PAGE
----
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Highlights from CUFF 2024 

By Nimra Amir, Leonie O’Sullivan, Ansharah Shakil, May 3 2024—

This year’s rendition of the Calgary Underground Film Festival (CUFF) was jam-packed with films to see over the course of its ten-day schedule. With films of every genre, from opening night film I Saw The TV Glow to closing film Thelma, CUFF balanced its appreciation of our local art scene with underground films and international premieres. It hosted more than just feature films — there were shorts packages with varying themes, panels and an indie game fighting tournament. That’s not to mention the all-new program of their Saturday Morning All-You-Can-Eat-Cereal Cartoon Party. 

Standouts from this year’s festival include Ghostlight, in which a construction worker joins a theatre production of Romeo and Juliet and finds the film mirroring his life, and the Canadian premiere of Cuckoo, the German suspenseful film starring Hunter Schafer. The Alberta premiere of Lucy Lawless’s Never Look Away, which depicts the reporting of CNN combat camerawoman Margaret Moth, is another fascinating documentary that was shown at CUFF. 

Another film to look out for is Loch Ness: They Created a Monster. The Loch Ness Monster, affectionately known as Nessie, contributes 50 million pounds annually to the Scottish economy. In 1975, Nessie hunters went as far as to name the mythical creature Nessiteras rhombopteryx in the prestigious scientific journal Nature, as a proper scientific name is required for endangered species protection measures. Nessie was given the name to be “safe [rather] than sorry.”

The documentary Loch Ness: They Created A Monster, directed by John MacLaverty, delves into the frenzy surrounding Loch Ness in the 1970s in the quest to find the monster. The endeavour was compared to the space race, and Nessie herself was dubbed the “tenth wonder of the world.” Rather than ever finding tangible evidence of Nessie, the race revealed the monster that is human nature, encompassing ego and greed. The rivalry between the monster hunters resulted in Molotov cocktails, a missing man and a caravan at the bottom of the lake. 

The race lured monster hunters from countries worldwide, including the United States, Belgium and Japan, all vying to be the first to capture evidence of the elusive beast. However, the most perilous “monster” they encountered was a fellow monster hunter by the name of Frank Searle. Searle became all-consumed in the search and went to great lengths to capture what he claimed were the best shots of Nessie, which he sold to tourists and were later found to be as authentic as Nessie herself.

The narrative unfolds through archival video footage, transporting viewers back in time to the era of Nessie’s high pursuit. This footage is complemented by aerial footage of the vastly beautiful, never-ending lake. One of the standout features of the film is undoubtedly its captivating cinematography, capturing the lush green landscapes of Scotland and the powerfully immense Loch Ness.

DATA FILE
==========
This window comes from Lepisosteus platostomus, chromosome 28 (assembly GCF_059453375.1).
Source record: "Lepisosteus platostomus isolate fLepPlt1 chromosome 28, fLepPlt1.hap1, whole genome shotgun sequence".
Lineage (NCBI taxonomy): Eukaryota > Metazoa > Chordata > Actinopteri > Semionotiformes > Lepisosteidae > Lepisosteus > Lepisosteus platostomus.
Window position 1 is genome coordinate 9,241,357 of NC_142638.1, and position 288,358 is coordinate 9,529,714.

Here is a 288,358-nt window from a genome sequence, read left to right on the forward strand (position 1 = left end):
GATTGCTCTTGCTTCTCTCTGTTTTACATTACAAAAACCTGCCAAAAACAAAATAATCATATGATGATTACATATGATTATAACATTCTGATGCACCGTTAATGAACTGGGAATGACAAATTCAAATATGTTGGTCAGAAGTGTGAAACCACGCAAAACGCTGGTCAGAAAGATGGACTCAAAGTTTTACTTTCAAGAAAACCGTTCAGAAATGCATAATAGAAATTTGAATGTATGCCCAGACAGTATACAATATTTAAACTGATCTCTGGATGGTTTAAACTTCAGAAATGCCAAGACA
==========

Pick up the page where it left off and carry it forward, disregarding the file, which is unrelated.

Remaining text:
CUFF recently showcased the North American premiere of Loch Ness: They Created A Monster from Apr. 24-27. If you missed the opportunity to catch it at CUFF, don’t be sorry, be safe and catch it at CUFF.Docs Documentary Film Festival this November. 

Another remarkable film shown at CUFF is horror-comedy The Last Video Store from Albertan-born filmmakers Cody Kennedy and Tim Rutherford, which screened at CUFF on Apr. 28. The nostalgic feature film transports audiences to Blaster Video — based on star Kevin Martin’s beloved cult video store The Lobby in Edmonton — where sole owner and employee Kevin (Kevin Martin) is faced with the cursed VHS tape imbued with the power to bring any movie character to reality.

Brought in by the daughter of his most loyal customer Nyla (Yaayaa Adams), the cursed VHS traps Kevin and Nyla in Blaster Video with a series of classic cinematic villains plucked from the depths of the B-movies glory that many film nerds hold dear to their heart like Castor, the legendary hockey goalie turned supernatural thriller killer from the Beaver Lake Massacre franchise, or Jackson Viper, the brooding detective with a penchant for melodrama.

As the meticulously constructed Blaster Video turns against Kevin and Nyla, they find the power of friendship is all they need to save the day.

The Last Video Store stands as a reverent tribute to the golden age of Canuxploitation, paying homage to the cinematic gems that once adorned the shelves of beloved establishments like Blaster Video and The Lobby. It has the essence of the cinema of that era familiar to most CUFF fans captured through the neon VHS character who wreaks havoc over the pounding synth score with loads of gore. 

To learn more about The Last Video Store and other films at CUFF, you can visit their website

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